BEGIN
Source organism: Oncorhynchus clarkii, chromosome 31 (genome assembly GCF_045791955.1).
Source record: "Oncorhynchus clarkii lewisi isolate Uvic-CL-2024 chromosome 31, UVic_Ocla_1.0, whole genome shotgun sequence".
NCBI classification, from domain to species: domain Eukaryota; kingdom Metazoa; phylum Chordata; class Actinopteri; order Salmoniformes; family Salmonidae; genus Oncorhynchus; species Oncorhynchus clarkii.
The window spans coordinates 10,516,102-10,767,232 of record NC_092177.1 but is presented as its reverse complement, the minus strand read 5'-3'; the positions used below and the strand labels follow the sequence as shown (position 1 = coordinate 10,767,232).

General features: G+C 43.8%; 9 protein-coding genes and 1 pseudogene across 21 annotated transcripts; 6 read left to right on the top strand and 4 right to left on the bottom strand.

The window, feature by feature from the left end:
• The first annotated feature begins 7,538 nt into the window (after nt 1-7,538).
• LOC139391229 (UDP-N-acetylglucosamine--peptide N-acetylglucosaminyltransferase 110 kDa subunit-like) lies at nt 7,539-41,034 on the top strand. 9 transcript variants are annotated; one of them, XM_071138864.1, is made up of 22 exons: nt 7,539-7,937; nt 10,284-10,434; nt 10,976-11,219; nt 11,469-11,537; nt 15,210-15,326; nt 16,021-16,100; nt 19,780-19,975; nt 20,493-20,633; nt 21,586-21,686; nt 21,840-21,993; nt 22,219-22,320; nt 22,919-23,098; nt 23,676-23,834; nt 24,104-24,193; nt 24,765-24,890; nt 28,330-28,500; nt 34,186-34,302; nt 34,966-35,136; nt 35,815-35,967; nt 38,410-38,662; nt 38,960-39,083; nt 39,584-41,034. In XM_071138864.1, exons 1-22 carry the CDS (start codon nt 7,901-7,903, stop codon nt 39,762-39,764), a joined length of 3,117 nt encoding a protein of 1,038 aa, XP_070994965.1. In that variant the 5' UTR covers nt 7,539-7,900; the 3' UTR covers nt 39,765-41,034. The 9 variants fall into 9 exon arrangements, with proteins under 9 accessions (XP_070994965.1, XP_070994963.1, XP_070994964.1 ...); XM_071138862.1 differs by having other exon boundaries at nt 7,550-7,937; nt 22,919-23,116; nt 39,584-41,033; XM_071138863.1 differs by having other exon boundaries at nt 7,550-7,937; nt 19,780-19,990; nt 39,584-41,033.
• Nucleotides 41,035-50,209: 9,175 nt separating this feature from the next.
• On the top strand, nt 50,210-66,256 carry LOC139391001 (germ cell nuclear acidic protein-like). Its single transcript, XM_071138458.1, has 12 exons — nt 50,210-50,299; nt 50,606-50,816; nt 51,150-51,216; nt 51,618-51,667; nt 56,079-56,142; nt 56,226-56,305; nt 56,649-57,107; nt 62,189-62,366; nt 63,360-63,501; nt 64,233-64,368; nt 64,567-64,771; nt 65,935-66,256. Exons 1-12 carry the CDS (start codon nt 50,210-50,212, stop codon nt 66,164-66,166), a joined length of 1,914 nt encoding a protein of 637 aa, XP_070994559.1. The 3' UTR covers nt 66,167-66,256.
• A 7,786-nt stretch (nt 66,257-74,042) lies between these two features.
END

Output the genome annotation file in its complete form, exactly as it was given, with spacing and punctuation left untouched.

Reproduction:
Source organism: Oncorhynchus clarkii, chromosome 31 (genome assembly GCF_045791955.1).
Source record: "Oncorhynchus clarkii lewisi isolate Uvic-CL-2024 chromosome 31, UVic_Ocla_1.0, whole genome shotgun sequence".
NCBI classification, from domain to species: domain Eukaryota; kingdom Metazoa; phylum Chordata; class Actinopteri; order Salmoniformes; family Salmonidae; genus Oncorhynchus; species Oncorhynchus clarkii.
The window spans coordinates 10,516,102-10,767,232 of record NC_092177.1 but is presented as its reverse complement, the minus strand read 5'-3'; the positions used below and the strand labels follow the sequence as shown (position 1 = coordinate 10,767,232).

General features: G+C 43.8%; 9 protein-coding genes and 1 pseudogene across 21 annotated transcripts; 6 read left to right on the top strand and 4 right to left on the bottom strand.

The window, feature by feature from the left end:
• The first annotated feature begins 7,538 nt into the window (after nt 1-7,538).
• LOC139391229 (UDP-N-acetylglucosamine--peptide N-acetylglucosaminyltransferase 110 kDa subunit-like) lies at nt 7,539-41,034 on the top strand. 9 transcript variants are annotated; one of them, XM_071138864.1, is made up of 22 exons: nt 7,539-7,937; nt 10,284-10,434; nt 10,976-11,219; nt 11,469-11,537; nt 15,210-15,326; nt 16,021-16,100; nt 19,780-19,975; nt 20,493-20,633; nt 21,586-21,686; nt 21,840-21,993; nt 22,219-22,320; nt 22,919-23,098; nt 23,676-23,834; nt 24,104-24,193; nt 24,765-24,890; nt 28,330-28,500; nt 34,186-34,302; nt 34,966-35,136; nt 35,815-35,967; nt 38,410-38,662; nt 38,960-39,083; nt 39,584-41,034. In XM_071138864.1, exons 1-22 carry the CDS (start codon nt 7,901-7,903, stop codon nt 39,762-39,764), a joined length of 3,117 nt encoding a protein of 1,038 aa, XP_070994965.1. In that variant the 5' UTR covers nt 7,539-7,900; the 3' UTR covers nt 39,765-41,034. The 9 variants fall into 9 exon arrangements, with proteins under 9 accessions (XP_070994965.1, XP_070994963.1, XP_070994964.1 ...); XM_071138862.1 differs by having other exon boundaries at nt 7,550-7,937; nt 22,919-23,116; nt 39,584-41,033; XM_071138863.1 differs by having other exon boundaries at nt 7,550-7,937; nt 19,780-19,990; nt 39,584-41,033.
• Nucleotides 41,035-50,209: 9,175 nt separating this feature from the next.
• On the top strand, nt 50,210-66,256 carry LOC139391001 (germ cell nuclear acidic protein-like). Its single transcript, XM_071138458.1, has 12 exons — nt 50,210-50,299; nt 50,606-50,816; nt 51,150-51,216; nt 51,618-51,667; nt 56,079-56,142; nt 56,226-56,305; nt 56,649-57,107; nt 62,189-62,366; nt 63,360-63,501; nt 64,233-64,368; nt 64,567-64,771; nt 65,935-66,256. Exons 1-12 carry the CDS (start codon nt 50,210-50,212, stop codon nt 66,164-66,166), a joined length of 1,914 nt encoding a protein of 637 aa, XP_070994559.1. The 3' UTR covers nt 66,167-66,256.
• A 7,786-nt stretch (nt 66,257-74,042) lies between these two features.